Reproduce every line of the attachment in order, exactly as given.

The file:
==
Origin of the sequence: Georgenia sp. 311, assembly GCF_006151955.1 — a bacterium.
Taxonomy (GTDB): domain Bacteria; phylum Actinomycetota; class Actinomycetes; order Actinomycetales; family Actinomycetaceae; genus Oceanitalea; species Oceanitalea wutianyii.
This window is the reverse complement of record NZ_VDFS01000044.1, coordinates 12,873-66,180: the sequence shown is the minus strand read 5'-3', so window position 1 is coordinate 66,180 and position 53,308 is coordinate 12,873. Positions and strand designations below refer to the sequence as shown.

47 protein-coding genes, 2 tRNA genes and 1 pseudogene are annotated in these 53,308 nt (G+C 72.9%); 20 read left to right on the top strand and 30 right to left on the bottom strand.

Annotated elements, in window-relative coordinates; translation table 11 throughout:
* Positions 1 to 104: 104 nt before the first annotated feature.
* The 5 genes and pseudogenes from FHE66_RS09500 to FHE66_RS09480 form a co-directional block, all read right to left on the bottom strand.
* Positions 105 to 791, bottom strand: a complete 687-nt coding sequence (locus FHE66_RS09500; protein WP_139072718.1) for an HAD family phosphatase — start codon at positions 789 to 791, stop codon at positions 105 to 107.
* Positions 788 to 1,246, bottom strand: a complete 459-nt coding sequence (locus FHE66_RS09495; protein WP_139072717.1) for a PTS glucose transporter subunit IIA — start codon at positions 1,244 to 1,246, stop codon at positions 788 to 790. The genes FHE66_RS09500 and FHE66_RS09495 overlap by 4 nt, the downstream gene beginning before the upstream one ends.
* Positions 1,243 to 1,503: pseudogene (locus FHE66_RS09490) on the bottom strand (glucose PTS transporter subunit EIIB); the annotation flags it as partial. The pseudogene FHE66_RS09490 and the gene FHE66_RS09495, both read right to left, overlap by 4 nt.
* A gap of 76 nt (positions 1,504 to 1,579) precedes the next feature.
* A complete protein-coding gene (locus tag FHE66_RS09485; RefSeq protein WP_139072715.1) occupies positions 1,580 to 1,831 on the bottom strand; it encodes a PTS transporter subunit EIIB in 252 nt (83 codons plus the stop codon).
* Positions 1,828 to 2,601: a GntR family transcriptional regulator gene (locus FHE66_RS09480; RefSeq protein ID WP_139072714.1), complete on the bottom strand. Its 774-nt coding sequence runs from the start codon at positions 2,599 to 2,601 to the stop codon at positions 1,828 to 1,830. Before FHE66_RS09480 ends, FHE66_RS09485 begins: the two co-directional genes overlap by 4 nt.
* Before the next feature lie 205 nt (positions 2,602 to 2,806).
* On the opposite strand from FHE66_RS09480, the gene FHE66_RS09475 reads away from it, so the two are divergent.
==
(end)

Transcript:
Origin of the sequence: Georgenia sp. 311, assembly GCF_006151955.1 — a bacterium.
Taxonomy (GTDB): domain Bacteria; phylum Actinomycetota; class Actinomycetes; order Actinomycetales; family Actinomycetaceae; genus Oceanitalea; species Oceanitalea wutianyii.
This window is the reverse complement of record NZ_VDFS01000044.1, coordinates 12,873-66,180: the sequence shown is the minus strand read 5'-3', so window position 1 is coordinate 66,180 and position 53,308 is coordinate 12,873. Positions and strand designations below refer to the sequence as shown.

47 protein-coding genes, 2 tRNA genes and 1 pseudogene are annotated in these 53,308 nt (G+C 72.9%); 20 read left to right on the top strand and 30 right to left on the bottom strand.

Annotated elements, in window-relative coordinates; translation table 11 throughout:
* Positions 1 to 104: 104 nt before the first annotated feature.
* The 5 genes and pseudogenes from FHE66_RS09500 to FHE66_RS09480 form a co-directional block, all read right to left on the bottom strand.
* Positions 105 to 791, bottom strand: a complete 687-nt coding sequence (locus FHE66_RS09500; protein WP_139072718.1) for an HAD family phosphatase — start codon at positions 789 to 791, stop codon at positions 105 to 107.
* Positions 788 to 1,246, bottom strand: a complete 459-nt coding sequence (locus FHE66_RS09495; protein WP_139072717.1) for a PTS glucose transporter subunit IIA — start codon at positions 1,244 to 1,246, stop codon at positions 788 to 790. The genes FHE66_RS09500 and FHE66_RS09495 overlap by 4 nt, the downstream gene beginning before the upstream one ends.
* Positions 1,243 to 1,503: pseudogene (locus FHE66_RS09490) on the bottom strand (glucose PTS transporter subunit EIIB); the annotation flags it as partial. The pseudogene FHE66_RS09490 and the gene FHE66_RS09495, both read right to left, overlap by 4 nt.
* A gap of 76 nt (positions 1,504 to 1,579) precedes the next feature.
* A complete protein-coding gene (locus tag FHE66_RS09485; RefSeq protein WP_139072715.1) occupies positions 1,580 to 1,831 on the bottom strand; it encodes a PTS transporter subunit EIIB in 252 nt (83 codons plus the stop codon).
* Positions 1,828 to 2,601: a GntR family transcriptional regulator gene (locus FHE66_RS09480; RefSeq protein ID WP_139072714.1), complete on the bottom strand. Its 774-nt coding sequence runs from the start codon at positions 2,599 to 2,601 to the stop codon at positions 1,828 to 1,830. Before FHE66_RS09480 ends, FHE66_RS09485 begins: the two co-directional genes overlap by 4 nt.
* Before the next feature lie 205 nt (positions 2,602 to 2,806).
* On the opposite strand from FHE66_RS09480, the gene FHE66_RS09475 reads away from it, so the two are divergent.